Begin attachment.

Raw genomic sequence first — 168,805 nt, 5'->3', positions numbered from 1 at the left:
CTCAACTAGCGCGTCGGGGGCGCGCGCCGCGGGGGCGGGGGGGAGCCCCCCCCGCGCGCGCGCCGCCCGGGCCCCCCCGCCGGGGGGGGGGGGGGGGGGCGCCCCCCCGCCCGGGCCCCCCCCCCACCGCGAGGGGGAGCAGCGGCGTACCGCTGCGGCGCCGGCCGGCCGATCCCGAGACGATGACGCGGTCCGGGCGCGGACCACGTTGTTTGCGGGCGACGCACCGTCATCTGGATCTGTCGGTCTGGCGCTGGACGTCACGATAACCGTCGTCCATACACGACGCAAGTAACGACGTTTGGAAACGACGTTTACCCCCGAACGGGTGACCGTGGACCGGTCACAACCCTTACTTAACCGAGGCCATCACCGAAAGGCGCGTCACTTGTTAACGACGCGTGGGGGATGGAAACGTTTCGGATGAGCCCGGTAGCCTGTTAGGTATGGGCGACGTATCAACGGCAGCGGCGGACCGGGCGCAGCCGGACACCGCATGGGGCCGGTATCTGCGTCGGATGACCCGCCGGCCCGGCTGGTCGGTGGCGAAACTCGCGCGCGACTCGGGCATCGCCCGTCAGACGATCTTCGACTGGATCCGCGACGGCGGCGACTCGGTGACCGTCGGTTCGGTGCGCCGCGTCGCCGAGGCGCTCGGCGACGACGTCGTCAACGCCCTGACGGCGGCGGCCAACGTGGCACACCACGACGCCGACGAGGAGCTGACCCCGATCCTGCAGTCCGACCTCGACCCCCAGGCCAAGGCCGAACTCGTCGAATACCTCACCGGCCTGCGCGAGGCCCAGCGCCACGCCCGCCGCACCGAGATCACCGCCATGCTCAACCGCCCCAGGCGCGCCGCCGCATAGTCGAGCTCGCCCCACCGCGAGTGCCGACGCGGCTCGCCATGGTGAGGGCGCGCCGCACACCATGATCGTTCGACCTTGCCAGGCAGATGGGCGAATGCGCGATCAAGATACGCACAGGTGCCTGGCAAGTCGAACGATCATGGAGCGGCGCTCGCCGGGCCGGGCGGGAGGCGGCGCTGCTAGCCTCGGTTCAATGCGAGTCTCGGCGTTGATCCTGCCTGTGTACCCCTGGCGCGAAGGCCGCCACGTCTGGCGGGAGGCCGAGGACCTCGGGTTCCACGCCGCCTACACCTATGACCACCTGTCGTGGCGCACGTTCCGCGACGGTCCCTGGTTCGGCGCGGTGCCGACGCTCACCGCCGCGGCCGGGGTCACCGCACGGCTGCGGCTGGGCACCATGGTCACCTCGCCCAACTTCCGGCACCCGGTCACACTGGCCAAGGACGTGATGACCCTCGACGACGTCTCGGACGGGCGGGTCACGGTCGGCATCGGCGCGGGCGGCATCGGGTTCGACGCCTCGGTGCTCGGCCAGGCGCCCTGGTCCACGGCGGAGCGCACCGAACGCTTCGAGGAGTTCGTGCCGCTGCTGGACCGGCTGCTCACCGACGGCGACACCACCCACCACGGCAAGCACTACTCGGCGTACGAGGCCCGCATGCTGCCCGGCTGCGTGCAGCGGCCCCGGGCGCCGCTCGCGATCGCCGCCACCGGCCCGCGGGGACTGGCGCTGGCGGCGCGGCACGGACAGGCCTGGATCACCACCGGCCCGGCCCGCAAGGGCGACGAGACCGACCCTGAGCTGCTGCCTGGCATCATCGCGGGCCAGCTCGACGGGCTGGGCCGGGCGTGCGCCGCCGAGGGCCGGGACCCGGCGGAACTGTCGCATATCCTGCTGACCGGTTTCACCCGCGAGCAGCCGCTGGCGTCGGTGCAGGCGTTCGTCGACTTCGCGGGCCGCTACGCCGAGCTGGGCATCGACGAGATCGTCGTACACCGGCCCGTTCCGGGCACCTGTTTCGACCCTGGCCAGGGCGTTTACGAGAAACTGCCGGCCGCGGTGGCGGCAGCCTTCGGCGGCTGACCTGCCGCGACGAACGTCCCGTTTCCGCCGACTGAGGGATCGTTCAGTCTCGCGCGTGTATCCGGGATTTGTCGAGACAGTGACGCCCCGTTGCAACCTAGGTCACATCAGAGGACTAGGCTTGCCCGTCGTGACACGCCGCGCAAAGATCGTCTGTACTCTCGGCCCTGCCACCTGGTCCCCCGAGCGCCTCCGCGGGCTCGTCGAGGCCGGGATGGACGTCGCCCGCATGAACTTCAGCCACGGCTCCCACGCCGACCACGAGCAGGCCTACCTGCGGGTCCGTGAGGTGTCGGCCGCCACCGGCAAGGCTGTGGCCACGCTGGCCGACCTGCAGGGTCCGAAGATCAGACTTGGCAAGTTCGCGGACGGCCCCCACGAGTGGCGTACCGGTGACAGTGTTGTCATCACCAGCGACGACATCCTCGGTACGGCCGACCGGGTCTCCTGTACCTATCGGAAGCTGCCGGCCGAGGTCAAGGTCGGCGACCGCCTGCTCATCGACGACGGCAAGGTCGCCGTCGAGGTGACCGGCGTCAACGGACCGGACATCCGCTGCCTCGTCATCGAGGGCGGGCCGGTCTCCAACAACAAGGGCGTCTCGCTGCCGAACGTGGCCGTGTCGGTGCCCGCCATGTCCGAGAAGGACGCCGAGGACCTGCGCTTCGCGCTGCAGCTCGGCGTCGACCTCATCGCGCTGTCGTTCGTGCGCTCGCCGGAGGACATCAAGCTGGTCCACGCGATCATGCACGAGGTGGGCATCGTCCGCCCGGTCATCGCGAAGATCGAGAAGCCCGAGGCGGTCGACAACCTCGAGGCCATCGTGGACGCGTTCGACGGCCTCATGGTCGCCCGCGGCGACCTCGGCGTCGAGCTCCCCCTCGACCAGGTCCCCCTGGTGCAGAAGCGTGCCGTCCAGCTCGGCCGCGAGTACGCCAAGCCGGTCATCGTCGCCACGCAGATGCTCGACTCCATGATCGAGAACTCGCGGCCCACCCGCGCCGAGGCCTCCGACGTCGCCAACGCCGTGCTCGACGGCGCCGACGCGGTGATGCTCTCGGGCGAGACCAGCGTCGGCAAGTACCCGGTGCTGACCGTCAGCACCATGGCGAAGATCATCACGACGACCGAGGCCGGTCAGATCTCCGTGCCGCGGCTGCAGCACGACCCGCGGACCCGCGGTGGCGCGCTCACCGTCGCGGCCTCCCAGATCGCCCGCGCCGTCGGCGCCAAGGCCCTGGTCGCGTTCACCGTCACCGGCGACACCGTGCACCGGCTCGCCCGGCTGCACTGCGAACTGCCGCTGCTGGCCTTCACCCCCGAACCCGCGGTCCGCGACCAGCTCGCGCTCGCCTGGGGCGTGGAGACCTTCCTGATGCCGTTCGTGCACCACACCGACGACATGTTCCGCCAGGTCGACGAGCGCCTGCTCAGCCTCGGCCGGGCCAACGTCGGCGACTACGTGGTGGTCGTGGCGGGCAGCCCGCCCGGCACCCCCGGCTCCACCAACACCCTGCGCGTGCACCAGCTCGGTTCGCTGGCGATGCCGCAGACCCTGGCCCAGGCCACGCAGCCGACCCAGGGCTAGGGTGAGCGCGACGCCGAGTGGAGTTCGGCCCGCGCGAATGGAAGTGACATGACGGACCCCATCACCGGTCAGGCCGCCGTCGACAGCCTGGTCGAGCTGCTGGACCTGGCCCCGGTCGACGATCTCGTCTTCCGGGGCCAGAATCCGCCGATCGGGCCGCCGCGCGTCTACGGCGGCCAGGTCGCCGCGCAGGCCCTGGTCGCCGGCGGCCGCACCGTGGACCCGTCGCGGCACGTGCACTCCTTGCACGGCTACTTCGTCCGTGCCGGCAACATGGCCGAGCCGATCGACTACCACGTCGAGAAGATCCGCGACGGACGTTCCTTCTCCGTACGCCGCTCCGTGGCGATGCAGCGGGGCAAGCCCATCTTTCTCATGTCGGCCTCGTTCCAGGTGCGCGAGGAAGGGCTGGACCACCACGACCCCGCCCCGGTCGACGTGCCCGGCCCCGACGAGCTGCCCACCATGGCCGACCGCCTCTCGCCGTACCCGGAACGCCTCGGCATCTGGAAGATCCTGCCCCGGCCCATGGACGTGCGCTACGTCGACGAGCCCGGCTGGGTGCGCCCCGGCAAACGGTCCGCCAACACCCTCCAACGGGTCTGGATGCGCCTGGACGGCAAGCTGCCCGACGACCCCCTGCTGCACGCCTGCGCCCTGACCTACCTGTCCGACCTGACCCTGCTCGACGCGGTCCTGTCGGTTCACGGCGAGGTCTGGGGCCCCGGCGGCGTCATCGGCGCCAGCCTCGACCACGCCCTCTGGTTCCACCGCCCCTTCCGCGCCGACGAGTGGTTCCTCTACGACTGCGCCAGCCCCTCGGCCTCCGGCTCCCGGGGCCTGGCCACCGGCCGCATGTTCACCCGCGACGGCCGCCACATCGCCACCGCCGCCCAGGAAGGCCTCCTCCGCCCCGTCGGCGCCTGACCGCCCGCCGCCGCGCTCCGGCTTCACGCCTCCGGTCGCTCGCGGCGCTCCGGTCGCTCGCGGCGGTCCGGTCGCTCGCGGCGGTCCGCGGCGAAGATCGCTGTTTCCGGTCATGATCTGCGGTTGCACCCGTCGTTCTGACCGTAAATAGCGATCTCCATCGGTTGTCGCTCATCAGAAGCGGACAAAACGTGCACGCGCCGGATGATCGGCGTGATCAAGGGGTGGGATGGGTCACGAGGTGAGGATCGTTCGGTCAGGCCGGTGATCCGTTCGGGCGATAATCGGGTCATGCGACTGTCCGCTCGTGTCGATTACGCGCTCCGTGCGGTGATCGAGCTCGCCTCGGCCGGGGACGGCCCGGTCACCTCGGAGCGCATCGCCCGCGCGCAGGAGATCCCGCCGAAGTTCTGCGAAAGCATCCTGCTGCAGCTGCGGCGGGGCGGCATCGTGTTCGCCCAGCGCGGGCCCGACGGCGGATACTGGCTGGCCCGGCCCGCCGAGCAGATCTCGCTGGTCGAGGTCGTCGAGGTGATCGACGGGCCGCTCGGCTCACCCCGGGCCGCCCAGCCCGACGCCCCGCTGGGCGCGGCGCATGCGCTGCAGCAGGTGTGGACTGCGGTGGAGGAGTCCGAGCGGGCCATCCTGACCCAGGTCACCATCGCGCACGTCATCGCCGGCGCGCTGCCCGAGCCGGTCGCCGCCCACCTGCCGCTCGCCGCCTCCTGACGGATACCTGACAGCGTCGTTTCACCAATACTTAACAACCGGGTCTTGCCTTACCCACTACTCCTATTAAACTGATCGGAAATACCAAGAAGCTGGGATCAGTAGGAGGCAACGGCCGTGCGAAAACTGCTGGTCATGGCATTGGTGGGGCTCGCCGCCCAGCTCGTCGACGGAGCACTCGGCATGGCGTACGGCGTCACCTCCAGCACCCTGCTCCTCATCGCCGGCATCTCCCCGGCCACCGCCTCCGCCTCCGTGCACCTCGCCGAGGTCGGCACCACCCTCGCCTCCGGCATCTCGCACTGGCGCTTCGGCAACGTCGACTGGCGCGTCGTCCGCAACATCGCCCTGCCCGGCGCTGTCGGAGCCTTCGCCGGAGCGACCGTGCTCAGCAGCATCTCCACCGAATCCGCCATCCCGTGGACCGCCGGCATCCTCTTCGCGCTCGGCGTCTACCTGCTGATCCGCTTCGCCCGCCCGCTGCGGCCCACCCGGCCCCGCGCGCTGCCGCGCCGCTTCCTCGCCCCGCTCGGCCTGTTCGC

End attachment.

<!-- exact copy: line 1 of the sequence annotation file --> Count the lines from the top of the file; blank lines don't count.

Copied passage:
Raw genomic sequence first — 168,805 nt, 5'->3', positions numbered from 1 at the left: